WASHINGTON, Jan. 10, 2007 - A joint U.S. military organization headquartered in Virginia regularly coordinates with state and local emergency preparedness agencies to prepare for potential new terrorist attacks on the homeland and other catastrophic events, the organization's commander said here yesterday.
Joint Task Force Civil Support helps coordinate federal efforts to help civil authorities prepare for and manage the effects of possible terrorist attacks on the homeland involving chemical, biological, radiological, nuclear or other high-explosive weapons, Army Maj. Gen. Bruce E. Davis, the task force's third commander, said at the second-annual Chemical, Biological, Radiological and Nuclear conference in Vienna, Va.
Davis said his organization, created in October 1999, also assists federal, state and local authorities in reviewing emergency plans and gauging various resources necessary to respond to possible major events like terror attacks, disease outbreaks and other contingencies.
Federal, state and municipal authorities nationwide have lists of potential major contingencies and have established plans, identified personnel and earmarked other resources that would be committed to each type of event, Davis said.
"This is a dynamic list, and each and every year they are updating (the list)," he said.
In the event of a catastrophic event, special teams of on-call military and civilian technicians would be sent to respond to and assess what is needed to respond to the emergency, save lives and mitigate the aftermath, Davis said. For example, decontamination missions would likely be ordered in the event of certain kinds of WMD attacks, he said.
"Anything we can do to accelerate that response time, we try to do," Davis said.
The Sept. 11, 2001, terrorist attacks on America underlined the importance of the joint task force's mission, Davis said. The Fort Monroe, Va.-headquartered organization was made a subordinate of U.S. Northern Command after NORTHCOM was stood up Oct. 1, 2002.
Headquartered at Peterson Air Force Base, Colo., U.S. NORTHCOM plans, organizes and executes homeland defense and civil support missions. When directed by the president or the defense secretary, NORTHCOM supplies military assistance to local authorities, including consequence management operations.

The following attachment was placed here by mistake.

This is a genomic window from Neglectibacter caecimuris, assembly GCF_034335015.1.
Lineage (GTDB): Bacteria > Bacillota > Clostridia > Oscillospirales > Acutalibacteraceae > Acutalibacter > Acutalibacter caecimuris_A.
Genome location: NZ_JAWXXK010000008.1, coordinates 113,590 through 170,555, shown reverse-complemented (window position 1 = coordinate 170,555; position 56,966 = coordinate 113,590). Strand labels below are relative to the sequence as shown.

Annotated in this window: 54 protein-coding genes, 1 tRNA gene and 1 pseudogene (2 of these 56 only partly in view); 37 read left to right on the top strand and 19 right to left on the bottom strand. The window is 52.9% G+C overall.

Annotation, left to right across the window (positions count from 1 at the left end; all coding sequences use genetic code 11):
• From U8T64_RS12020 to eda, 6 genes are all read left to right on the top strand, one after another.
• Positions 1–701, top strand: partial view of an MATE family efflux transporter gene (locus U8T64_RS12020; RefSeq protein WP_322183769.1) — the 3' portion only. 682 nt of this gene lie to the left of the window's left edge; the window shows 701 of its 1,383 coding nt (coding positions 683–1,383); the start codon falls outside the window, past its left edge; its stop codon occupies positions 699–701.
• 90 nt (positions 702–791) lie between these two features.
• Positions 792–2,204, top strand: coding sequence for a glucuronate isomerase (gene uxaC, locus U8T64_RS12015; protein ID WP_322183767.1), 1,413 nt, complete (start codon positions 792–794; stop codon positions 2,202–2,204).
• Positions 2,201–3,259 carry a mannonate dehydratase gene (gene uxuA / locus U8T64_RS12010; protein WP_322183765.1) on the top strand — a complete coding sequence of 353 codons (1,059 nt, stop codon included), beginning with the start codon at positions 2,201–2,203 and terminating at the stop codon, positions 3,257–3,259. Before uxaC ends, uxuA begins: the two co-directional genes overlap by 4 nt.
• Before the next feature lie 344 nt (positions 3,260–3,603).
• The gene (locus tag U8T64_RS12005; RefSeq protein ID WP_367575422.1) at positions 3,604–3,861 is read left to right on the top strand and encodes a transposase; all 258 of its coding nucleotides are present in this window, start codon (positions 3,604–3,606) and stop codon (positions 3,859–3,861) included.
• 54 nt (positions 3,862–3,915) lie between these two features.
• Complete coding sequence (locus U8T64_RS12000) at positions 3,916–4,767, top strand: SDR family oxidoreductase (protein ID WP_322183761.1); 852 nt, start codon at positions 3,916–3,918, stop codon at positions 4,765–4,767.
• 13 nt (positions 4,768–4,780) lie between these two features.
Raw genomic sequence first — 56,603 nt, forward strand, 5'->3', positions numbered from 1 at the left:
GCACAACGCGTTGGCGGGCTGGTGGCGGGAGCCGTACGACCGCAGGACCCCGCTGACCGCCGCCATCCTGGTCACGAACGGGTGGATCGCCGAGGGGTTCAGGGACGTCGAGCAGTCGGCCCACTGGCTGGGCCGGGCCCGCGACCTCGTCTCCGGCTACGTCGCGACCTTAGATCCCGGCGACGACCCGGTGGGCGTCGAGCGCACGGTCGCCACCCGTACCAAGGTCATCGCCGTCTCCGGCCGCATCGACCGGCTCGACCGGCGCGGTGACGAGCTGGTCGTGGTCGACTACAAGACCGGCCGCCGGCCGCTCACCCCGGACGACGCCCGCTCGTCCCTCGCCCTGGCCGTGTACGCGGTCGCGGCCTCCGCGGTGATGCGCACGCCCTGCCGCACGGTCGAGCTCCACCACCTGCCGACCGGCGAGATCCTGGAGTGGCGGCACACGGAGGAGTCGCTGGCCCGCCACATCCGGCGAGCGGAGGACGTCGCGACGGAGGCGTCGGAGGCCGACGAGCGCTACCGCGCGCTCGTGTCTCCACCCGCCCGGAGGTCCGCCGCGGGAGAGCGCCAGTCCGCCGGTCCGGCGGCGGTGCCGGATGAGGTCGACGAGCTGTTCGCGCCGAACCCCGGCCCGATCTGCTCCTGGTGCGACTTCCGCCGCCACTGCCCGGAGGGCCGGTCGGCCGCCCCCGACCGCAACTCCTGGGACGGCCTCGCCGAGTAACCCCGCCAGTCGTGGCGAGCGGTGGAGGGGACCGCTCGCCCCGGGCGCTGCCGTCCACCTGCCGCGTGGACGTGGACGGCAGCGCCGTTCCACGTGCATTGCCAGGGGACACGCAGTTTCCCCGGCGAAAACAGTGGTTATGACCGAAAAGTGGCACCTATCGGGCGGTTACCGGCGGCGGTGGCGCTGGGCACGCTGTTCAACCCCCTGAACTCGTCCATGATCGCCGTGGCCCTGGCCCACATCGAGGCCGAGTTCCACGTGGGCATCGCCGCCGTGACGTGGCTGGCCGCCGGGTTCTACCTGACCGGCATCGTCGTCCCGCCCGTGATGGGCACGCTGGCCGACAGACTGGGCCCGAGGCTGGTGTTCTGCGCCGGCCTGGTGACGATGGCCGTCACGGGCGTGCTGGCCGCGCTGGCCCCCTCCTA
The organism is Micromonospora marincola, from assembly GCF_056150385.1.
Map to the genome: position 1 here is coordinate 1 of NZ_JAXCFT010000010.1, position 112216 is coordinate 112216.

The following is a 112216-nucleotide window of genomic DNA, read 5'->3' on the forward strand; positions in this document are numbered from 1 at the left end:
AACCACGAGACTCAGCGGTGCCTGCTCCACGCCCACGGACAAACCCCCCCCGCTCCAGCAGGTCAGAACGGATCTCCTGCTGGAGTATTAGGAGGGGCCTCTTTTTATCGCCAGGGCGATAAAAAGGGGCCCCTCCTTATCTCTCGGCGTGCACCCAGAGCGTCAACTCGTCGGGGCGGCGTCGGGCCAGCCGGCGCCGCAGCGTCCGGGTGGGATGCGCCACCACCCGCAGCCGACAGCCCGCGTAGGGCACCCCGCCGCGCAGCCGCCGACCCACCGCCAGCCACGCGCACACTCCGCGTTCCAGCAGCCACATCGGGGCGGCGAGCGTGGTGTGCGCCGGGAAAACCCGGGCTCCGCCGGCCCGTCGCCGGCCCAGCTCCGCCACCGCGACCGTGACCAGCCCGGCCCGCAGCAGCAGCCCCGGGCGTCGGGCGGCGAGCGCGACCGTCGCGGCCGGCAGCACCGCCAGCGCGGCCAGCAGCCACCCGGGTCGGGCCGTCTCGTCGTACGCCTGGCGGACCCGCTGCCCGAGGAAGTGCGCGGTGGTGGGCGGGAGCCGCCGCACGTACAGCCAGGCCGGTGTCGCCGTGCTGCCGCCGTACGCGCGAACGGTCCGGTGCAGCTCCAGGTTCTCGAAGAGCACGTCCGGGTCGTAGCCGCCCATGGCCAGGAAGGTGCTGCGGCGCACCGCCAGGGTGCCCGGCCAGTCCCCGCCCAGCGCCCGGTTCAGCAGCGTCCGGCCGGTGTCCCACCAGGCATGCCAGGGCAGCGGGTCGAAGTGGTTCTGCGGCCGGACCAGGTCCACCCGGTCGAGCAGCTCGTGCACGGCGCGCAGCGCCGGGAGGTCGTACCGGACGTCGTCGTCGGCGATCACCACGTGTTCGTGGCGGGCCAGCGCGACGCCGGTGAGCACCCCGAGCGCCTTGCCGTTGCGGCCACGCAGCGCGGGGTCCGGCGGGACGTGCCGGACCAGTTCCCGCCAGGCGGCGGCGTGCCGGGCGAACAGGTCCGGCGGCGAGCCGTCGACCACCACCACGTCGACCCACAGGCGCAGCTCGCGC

If there is another attack on America, a NORTHCOM-supplied team of experts would evaluate the situation, based on city and state emergency plans and capabilities, Davis said. That assessment can identify shortfalls between what's needed and what's available via local authorities and may become the basis of requests for DoD assistance, he said.
In addition, at least 42 weapons of mass destruction civil support teams have been stood up across the country. Each team consists of 22 highly skilled National Guard members trained to rapidly respond to assist civil authorities during domestic WMD incidents. Congress has authorized a total of 55 such teams, enough to field one team in every state, territory and the District of Columbia.
Although it is widely believed that large U.S. military formations would be deployed to a disaster site within hours of an event, that's not necessarily so, Davis said. Civil authorities would be first to respond to a major emergency, he pointed out, noting that major DoD involvement likely wouldn't start arriving for a couple of days.
Also, in the past year JTF Civil Support has teamed with the U.S. Department of Health and Human Services and other federal agencies in coordinating plans to respond to a potential flu outbreak, Davis said. The Federal Emergency Management Agency, and other federal, as well as state and local agencies, also are involved in this effort, he said.
The National Guard and local law enforcement agencies are considered to be ideal responders to assist in potential quarantine and other missions in the event of a major disease emergency in the United States, Davis said. "That is a perfect mission for the National Guard and (civilian) law enforcement," he said.